Tuesday, May 29, 2012
Barq's Root Beer
Ah, summertime in the sunny South. Lazy days, baseball, moon-pies and RC Cola, all great. But nothing quite says 'summer' like a good-old ice cream float. And what goes into a classic ice cream float (besides ice cream)? Why, Barq's of course! And the best part is that Barq's is a product with hometown Mississippi roots.
Edward Charles Edmond Barq was born in New Orleans in 1871. When he was only two years old, his father, who was French, died. After his father's death, Edward's mother returned to France, where Edward (right) learned the art of flavor chemistry. Reportedly to avoid French military service, Edward returned to New Orleans in 1890, along with his brother, Gaston. Together, they opened Barq’s Brothers Bottling Company. There, the Barqs bottled carbonated water and created soft drinks of various flavors, including a drink called 'Orangine,' which won a gold medal at the 1893 World's Fair in Chicago.
In 1897, Ed married Elodie Graugnard, and they moved to Biloxi, Mississippi (his brother died sometime prior to this). After purchasing the Biloxi Artesian Bottling Works and establishing his own bottling company in Biloxi, Barq sold his first soft drink the next year, a root beer.* Barq's root beer-flavored drink had more carbonation and less sugar than other root beers at the time, and was said to have "a bite" to it. To avoid legal issues with the Hires Root Beer Company, Barq's was not called 'root beer' for decades (Hires attempted to trademark the name 'root beer' and actually sued Barq's in the 1930s). Thus, Barq's was simply known as Barq's, and the company used the basic advertising slogan of 'Drink Barq's. It's Good." Throughout the company's existence, advertising was kept at a minimum compared to larger bottling operations like Coca-Cola and Dr. Pepper, relying on word-of-mouth campaigns to a large extent. Some advertising gimmicks (like this thermometer) were used, but nothing comparable to bigger companies.
In 1931, Barq's was the first bottler to introduce 12-ounce glass bottles instead of six and eight-ounce bottles typical for soft drinks at the time. Incredibly, the larger bottles were sold for the same price as the smaller ones (all of 5 cents). This was the brainchild of Ed Barq's son, who felt the change would give “a sense of satisfaction which comes with getting more of a good thing than the price seems to warrant.” The price remained at five cents for many years.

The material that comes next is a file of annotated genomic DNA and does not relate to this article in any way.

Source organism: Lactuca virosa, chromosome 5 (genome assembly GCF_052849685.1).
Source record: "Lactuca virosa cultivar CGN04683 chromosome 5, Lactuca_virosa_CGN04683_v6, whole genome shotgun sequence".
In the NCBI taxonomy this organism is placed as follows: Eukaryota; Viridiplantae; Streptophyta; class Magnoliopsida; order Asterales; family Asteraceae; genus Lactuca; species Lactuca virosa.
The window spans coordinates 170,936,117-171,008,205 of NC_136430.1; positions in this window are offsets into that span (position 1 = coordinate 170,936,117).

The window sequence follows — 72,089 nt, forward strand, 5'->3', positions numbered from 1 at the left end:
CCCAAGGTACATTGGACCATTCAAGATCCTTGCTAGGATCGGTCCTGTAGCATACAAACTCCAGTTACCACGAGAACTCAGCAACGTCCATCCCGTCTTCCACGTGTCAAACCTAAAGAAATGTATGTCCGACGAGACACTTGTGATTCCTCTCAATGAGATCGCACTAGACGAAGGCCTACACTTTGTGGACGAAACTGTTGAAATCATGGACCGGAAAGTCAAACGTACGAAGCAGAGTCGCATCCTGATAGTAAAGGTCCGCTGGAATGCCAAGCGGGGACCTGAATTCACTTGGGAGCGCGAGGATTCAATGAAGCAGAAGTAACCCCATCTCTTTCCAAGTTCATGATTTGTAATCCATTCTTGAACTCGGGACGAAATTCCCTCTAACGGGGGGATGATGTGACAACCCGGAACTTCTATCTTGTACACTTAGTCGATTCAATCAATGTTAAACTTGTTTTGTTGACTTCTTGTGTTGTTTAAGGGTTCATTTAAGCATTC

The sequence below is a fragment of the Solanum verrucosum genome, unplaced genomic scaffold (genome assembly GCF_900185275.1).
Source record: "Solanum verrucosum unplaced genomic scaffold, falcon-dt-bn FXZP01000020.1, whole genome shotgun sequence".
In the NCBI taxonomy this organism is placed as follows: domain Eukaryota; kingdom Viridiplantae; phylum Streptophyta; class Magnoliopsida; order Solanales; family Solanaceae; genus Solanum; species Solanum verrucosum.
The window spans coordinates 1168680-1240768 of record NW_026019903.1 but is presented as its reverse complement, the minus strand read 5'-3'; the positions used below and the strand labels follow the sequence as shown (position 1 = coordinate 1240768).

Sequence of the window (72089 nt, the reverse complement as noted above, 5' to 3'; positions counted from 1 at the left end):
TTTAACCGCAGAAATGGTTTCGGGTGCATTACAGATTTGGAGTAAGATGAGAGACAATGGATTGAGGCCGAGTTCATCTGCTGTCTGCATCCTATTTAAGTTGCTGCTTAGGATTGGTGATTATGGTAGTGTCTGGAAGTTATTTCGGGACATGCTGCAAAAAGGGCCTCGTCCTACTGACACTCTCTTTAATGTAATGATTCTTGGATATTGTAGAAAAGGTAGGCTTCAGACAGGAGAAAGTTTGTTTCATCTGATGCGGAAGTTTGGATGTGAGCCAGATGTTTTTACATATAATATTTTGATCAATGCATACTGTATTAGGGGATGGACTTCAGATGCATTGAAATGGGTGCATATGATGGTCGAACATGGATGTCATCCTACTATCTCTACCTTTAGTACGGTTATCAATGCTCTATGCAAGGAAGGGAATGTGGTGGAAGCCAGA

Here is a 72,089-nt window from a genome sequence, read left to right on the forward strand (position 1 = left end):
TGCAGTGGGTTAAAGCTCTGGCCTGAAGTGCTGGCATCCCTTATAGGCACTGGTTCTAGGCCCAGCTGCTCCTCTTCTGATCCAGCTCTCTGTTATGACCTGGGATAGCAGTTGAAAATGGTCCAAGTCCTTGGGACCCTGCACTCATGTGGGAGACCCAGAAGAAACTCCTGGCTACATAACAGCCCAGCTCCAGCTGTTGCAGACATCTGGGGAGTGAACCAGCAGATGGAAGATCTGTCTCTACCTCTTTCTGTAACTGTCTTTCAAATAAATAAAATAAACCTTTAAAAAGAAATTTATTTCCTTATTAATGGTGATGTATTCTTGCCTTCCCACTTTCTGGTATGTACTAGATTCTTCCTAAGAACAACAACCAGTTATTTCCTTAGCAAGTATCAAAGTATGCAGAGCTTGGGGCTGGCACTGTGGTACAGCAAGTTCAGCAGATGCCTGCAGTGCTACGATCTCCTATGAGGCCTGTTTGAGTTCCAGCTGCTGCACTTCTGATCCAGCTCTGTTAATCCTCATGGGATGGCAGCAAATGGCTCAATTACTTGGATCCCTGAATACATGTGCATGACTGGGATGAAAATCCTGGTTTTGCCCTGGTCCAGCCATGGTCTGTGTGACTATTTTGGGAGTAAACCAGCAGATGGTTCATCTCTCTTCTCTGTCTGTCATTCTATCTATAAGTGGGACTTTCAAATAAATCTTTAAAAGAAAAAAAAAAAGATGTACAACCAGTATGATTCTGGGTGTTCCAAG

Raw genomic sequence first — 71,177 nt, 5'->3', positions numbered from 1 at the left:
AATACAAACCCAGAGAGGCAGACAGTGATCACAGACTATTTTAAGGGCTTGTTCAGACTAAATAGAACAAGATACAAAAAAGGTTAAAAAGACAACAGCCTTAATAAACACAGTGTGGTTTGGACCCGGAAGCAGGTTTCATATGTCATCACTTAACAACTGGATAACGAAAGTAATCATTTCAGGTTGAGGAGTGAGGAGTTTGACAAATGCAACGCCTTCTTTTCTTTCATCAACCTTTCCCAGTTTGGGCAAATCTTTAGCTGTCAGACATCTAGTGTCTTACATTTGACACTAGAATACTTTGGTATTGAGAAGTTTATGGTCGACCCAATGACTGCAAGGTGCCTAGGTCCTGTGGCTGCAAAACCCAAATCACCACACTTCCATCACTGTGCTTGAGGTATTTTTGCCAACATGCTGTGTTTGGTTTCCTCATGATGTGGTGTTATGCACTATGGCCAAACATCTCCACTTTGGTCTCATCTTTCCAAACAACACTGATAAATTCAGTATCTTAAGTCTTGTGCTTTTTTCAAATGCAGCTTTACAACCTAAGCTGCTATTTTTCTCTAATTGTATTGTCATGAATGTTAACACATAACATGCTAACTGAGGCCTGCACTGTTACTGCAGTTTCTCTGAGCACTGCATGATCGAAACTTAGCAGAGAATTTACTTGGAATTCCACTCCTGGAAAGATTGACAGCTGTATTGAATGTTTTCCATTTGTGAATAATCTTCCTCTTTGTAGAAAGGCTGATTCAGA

Barq's established it's first franchise in 1934 in Mobile, Alabama, followed soon thereafter by one in New Orleans. In New Orleans, the franchise was held by Jesse Robinson, who had been taken from a broken home and raised by Barq as his own son. Unlike other franchisees, Barq allowed Robinson through special contracts to make his own syrup. Thus, Barq's in New Orleans had a slightly different flavor than other Barq's distributors. Another franchise was sold to Richard S. Tuttle, Sr. of Cincinnati, Ohio, who along with two other men founded the Barq Bottling Company in that city. Tuttle had the idea of adding red dye to the Barq’s Crème Soda, creating “red pop” soda. Seeing a good thing, Barq's in Biloxi, which distributed the concentrated syrup, also began adding the dye.
By 1937, sixty two bottling plants had been established in twenty two states, and by 1950 some 200 franchises had been established. In 1938, Barq's had to deal with a Federal government ban on caffeine in root beer. To get around the ban, Barq's, which included caffeine, simply dropped all references to 'root beer' and used 'Barq's Sr.' for a time. Meanwhile, Barq developed a caffeine-free version. In 1960, the caffeine ban was reversed and 'Barq’s Sr.' was discontinued in favor of the original Barq’s.
In 1976, John Koerner, along with an attorney, bought the company from the Barq family and moved the headquarters to New Orleans. With an aggressive growth strategy and innovative promotions, Koerner built Barq’s turned Barq's into the second most popular root beer in the U.S. He also added the words "Famous Olde Tyme Root Beer" to the product. In 1995, Koerner sold the company to Coca-Cola. On March 26, 1998, Coca-Cola officials traveled to Biloxi to celebrate the 100th anniversary of Barq's, an event I attended.
Edward Charles Edmond Barq, Sr., died in New Orleans in 1943 at age 72. He is buried in the Biloxi City Cemetery. Although the Barq family is no longer involved in the bottling business, his innovation and vision helped create a legacy in his adopted hometown, where the original Barq's bottling plant (see above) still stands.
Now, how about one of those root beer floats...
* There is disagreement concerning the year that Barq introduced his root beer, with some who claim it was not until 1902 that he developed his root beer flavor.
(1) Barq's Bottling Plant: http://stephandboo.blogspot.com
(2) Edward Barq: http://innovatorshalloffame.com/
(3) Thermometer: http://www.icollector.com
(4) Ad: http://vintagesodaads.ecrater.com
(5) Grave: http://www.findagrave.com
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I love Barq’s root beer! Thank you for sharing its history. It’s a pity that they weren’t able to last in the industry independently. Although it’s good that at least they preserved the original bottling plant. I would like to visit it soon.ReplyDelete
i loved the green pop in the 60's wish it was still made.ReplyDelete
i loved the green pop of the 60's. so good on a hot day as a kid.ReplyDelete
I am having a root beer float for breakfast ;-)ReplyDelete
I am having a root beer float for breakfastReplyDelete
I'm trying to identify a bottle that may have been put out by the Barq's company. The name of the drink is in raised glass and says 'MiGrape'. The bottle has a checkerboard pattern in raised and smooth glass. The motto says 'make it yours'. On the bottom it has Biloxi, Miss. Bottom front says 'patent pending.' On the other side it says 'Min. contents 6 fl. oz.'ReplyDelete